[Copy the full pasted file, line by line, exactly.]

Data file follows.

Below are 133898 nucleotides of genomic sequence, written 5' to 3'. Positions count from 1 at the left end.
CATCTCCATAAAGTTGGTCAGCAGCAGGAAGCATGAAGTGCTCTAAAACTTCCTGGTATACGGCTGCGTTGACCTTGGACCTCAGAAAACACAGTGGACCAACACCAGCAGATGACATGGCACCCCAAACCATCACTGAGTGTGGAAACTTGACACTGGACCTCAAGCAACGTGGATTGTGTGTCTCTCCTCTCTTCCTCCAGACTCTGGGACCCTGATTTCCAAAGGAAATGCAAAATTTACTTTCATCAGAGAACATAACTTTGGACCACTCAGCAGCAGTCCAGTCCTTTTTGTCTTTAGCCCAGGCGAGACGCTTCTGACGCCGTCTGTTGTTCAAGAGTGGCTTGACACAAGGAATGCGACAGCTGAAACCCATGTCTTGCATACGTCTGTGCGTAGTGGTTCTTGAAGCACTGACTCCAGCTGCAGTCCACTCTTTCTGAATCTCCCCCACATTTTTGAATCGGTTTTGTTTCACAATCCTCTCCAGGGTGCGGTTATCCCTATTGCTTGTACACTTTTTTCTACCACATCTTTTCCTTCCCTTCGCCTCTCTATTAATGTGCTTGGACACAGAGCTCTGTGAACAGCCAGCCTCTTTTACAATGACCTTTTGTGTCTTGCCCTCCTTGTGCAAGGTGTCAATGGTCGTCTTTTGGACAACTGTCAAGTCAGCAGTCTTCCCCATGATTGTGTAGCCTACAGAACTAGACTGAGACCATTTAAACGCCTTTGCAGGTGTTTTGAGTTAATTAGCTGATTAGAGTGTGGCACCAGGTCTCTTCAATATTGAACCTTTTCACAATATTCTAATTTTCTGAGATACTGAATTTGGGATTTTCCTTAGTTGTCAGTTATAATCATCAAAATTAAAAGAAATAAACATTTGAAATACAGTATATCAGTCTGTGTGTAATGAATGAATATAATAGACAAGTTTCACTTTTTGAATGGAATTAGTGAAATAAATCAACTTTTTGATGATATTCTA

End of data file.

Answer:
Below are 133898 nucleotides of genomic sequence, written 5' to 3'. Positions count from 1 at the left end.
CATCTCCATAAAGTTGGTCAGCAGCAGGAAGCATGAAGTGCTCTAAAACTTCCTGGTATACGGCTGCGTTGACCTTGGACCTCAGAAAACACAGTGGACCAACACCAGCAGATGACATGGCACCCCAAACCATCACTGAGTGTGGAAACTTGACACTGGACCTCAAGCAACGTGGATTGTGTGTCTCTCCTCTCTTCCTCCAGACTCTGGGACCCTGATTTCCAAAGGAAATGCAAAATTTACTTTCATCAGAGAACATAACTTTGGACCACTCAGCAGCAGTCCAGTCCTTTTTGTCTTTAGCCCAGGCGAGACGCTTCTGACGCCGTCTGTTGTTCAAGAGTGGCTTGACACAAGGAATGCGACAGCTGAAACCCATGTCTTGCATACGTCTGTGCGTAGTGGTTCTTGAAGCACTGACTCCAGCTGCAGTCCACTCTTTCTGAATCTCCCCCACATTTTTGAATCGGTTTTGTTTCACAATCCTCTCCAGGGTGCGGTTATCCCTATTGCTTGTACACTTTTTTCTACCACATCTTTTCCTTCCCTTCGCCTCTCTATTAATGTGCTTGGACACAGAGCTCTGTGAACAGCCAGCCTCTTTTACAATGACCTTTTGTGTCTTGCCCTCCTTGTGCAAGGTGTCAATGGTCGTCTTTTGGACAACTGTCAAGTCAGCAGTCTTCCCCATGATTGTGTAGCCTACAGAACTAGACTGAGACCATTTAAACGCCTTTGCAGGTGTTTTGAGTTAATTAGCTGATTAGAGTGTGGCACCAGGTCTCTTCAATATTGAACCTTTTCACAATATTCTAATTTTCTGAGATACTGAATTTGGGATTTTCCTTAGTTGTCAGTTATAATCATCAAAATTAAAAGAAATAAACATTTGAAATACAGTATATCAGTCTGTGTGTAATGAATGAATATAATAGACAAGTTTCACTTTTTGAATGGAATTAGTGAAATAAATCAACTTTTTGATGATATTCTA